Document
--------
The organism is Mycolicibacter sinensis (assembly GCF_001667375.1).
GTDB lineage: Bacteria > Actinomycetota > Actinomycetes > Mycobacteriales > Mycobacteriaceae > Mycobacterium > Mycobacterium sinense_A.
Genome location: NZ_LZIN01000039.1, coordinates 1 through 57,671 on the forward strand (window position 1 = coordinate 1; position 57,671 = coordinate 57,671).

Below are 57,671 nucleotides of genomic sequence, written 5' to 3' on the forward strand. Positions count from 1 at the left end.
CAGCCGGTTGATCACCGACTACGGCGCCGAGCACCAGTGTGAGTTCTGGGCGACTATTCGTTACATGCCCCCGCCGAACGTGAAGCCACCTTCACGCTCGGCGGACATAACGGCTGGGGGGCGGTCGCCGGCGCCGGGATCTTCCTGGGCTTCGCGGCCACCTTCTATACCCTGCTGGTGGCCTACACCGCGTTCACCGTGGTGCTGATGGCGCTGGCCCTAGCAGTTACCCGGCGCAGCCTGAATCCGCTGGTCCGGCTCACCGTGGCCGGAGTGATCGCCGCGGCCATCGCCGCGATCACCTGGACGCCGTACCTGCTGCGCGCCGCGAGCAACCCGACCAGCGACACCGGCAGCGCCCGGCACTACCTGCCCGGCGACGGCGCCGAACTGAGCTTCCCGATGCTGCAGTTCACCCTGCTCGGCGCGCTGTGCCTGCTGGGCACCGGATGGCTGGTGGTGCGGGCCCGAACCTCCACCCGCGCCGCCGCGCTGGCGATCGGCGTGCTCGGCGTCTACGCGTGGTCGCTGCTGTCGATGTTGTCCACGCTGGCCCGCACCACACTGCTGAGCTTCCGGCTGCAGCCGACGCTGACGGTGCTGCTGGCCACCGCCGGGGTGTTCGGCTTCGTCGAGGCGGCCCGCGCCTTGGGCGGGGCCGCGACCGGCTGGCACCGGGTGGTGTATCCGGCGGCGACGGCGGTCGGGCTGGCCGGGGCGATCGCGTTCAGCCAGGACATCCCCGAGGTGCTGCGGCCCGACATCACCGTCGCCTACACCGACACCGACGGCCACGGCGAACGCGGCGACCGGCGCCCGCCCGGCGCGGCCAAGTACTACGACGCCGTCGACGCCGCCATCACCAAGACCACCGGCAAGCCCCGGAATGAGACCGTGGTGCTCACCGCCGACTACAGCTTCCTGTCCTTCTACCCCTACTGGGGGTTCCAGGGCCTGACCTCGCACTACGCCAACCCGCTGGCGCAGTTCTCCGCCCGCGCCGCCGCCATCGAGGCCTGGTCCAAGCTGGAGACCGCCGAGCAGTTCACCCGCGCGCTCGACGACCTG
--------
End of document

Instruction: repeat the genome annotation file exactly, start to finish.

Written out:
The organism is Mycolicibacter sinensis (assembly GCF_001667375.1).
GTDB lineage: Bacteria > Actinomycetota > Actinomycetes > Mycobacteriales > Mycobacteriaceae > Mycobacterium > Mycobacterium sinense_A.
Genome location: NZ_LZIN01000039.1, coordinates 1 through 57,671 on the forward strand (window position 1 = coordinate 1; position 57,671 = coordinate 57,671).

Below are 57,671 nucleotides of genomic sequence, written 5' to 3' on the forward strand. Positions count from 1 at the left end.
CAGCCGGTTGATCACCGACTACGGCGCCGAGCACCAGTGTGAGTTCTGGGCGACTATTCGTTACATGCCCCCGCCGAACGTGAAGCCACCTTCACGCTCGGCGGACATAACGGCTGGGGGGCGGTCGCCGGCGCCGGGATCTTCCTGGGCTTCGCGGCCACCTTCTATACCCTGCTGGTGGCCTACACCGCGTTCACCGTGGTGCTGATGGCGCTGGCCCTAGCAGTTACCCGGCGCAGCCTGAATCCGCTGGTCCGGCTCACCGTGGCCGGAGTGATCGCCGCGGCCATCGCCGCGATCACCTGGACGCCGTACCTGCTGCGCGCCGCGAGCAACCCGACCAGCGACACCGGCAGCGCCCGGCACTACCTGCCCGGCGACGGCGCCGAACTGAGCTTCCCGATGCTGCAGTTCACCCTGCTCGGCGCGCTGTGCCTGCTGGGCACCGGATGGCTGGTGGTGCGGGCCCGAACCTCCACCCGCGCCGCCGCGCTGGCGATCGGCGTGCTCGGCGTCTACGCGTGGTCGCTGCTGTCGATGTTGTCCACGCTGGCCCGCACCACACTGCTGAGCTTCCGGCTGCAGCCGACGCTGACGGTGCTGCTGGCCACCGCCGGGGTGTTCGGCTTCGTCGAGGCGGCCCGCGCCTTGGGCGGGGCCGCGACCGGCTGGCACCGGGTGGTGTATCCGGCGGCGACGGCGGTCGGGCTGGCCGGGGCGATCGCGTTCAGCCAGGACATCCCCGAGGTGCTGCGGCCCGACATCACCGTCGCCTACACCGACACCGACGGCCACGGCGAACGCGGCGACCGGCGCCCGCCCGGCGCGGCCAAGTACTACGACGCCGTCGACGCCGCCATCACCAAGACCACCGGCAAGCCCCGGAATGAGACCGTGGTGCTCACCGCCGACTACAGCTTCCTGTCCTTCTACCCCTACTGGGGGTTCCAGGGCCTGACCTCGCACTACGCCAACCCGCTGGCGCAGTTCTCCGCCCGCGCCGCCGCCATCGAGGCCTGGTCCAAGCTGGAGACCGCCGAGCAGTTCACCCGCGCGCTCGACGACCTG